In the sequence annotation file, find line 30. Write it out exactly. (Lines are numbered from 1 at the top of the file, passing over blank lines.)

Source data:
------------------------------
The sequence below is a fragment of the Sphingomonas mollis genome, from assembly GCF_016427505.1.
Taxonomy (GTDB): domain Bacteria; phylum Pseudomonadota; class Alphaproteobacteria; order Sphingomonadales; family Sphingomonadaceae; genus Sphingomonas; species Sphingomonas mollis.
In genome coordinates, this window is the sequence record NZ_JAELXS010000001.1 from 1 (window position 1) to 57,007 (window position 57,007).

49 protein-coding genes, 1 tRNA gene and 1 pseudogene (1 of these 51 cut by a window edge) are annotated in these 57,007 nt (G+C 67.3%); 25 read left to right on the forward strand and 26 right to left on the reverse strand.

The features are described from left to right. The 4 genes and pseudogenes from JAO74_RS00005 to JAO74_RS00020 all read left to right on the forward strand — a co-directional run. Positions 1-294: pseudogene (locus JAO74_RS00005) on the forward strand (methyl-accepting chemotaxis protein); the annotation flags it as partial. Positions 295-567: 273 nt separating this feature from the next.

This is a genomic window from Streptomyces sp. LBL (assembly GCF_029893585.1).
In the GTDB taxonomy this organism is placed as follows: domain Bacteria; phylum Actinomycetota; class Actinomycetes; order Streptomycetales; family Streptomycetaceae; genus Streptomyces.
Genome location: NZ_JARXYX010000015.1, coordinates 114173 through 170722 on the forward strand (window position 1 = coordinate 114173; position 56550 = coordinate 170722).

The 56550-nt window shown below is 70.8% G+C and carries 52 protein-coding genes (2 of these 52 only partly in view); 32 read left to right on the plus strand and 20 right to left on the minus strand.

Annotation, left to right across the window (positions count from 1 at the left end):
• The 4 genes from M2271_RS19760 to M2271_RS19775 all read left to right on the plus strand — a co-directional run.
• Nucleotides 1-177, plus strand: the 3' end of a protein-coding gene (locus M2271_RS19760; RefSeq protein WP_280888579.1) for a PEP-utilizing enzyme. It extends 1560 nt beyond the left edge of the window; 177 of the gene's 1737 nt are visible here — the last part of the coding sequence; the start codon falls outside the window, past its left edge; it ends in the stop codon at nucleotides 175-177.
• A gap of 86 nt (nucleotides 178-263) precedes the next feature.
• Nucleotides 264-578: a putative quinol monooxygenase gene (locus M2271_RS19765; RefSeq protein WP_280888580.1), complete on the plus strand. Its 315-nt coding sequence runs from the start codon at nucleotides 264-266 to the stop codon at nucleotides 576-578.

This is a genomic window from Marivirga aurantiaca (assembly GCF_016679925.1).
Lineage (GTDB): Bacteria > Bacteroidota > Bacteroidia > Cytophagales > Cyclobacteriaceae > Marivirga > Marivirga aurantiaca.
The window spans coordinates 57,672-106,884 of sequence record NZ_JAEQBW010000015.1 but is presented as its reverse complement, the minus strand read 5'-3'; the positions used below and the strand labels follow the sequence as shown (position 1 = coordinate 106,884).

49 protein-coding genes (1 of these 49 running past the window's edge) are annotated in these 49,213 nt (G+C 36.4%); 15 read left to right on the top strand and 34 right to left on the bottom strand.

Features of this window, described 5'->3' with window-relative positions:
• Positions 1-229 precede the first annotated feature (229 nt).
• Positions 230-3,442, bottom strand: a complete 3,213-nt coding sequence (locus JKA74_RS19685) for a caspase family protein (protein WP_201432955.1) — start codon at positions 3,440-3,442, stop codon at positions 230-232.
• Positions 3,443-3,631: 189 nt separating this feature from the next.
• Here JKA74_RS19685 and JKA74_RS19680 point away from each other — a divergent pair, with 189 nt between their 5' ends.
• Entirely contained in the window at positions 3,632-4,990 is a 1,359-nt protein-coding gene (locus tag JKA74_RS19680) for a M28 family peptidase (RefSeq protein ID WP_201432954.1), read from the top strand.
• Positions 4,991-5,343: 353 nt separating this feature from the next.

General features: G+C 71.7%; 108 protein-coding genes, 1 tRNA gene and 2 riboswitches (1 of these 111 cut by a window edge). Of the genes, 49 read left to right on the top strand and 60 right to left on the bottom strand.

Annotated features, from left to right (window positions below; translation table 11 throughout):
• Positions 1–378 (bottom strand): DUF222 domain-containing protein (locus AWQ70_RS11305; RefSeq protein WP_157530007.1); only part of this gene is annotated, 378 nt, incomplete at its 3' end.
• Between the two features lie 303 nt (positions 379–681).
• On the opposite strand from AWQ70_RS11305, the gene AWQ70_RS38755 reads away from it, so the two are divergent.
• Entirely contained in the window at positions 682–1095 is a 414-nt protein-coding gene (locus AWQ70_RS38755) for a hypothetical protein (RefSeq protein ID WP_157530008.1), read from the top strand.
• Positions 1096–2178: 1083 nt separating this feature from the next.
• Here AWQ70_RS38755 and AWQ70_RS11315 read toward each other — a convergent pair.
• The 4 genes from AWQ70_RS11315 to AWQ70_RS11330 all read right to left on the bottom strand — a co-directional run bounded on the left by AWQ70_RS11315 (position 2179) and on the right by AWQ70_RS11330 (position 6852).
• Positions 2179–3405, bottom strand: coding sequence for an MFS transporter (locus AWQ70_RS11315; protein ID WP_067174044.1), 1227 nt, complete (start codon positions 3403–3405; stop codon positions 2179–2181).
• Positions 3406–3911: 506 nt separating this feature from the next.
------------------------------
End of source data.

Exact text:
• On the opposite strand from AWQ70_RS11305, the gene AWQ70_RS38755 reads away from it, so the two are divergent.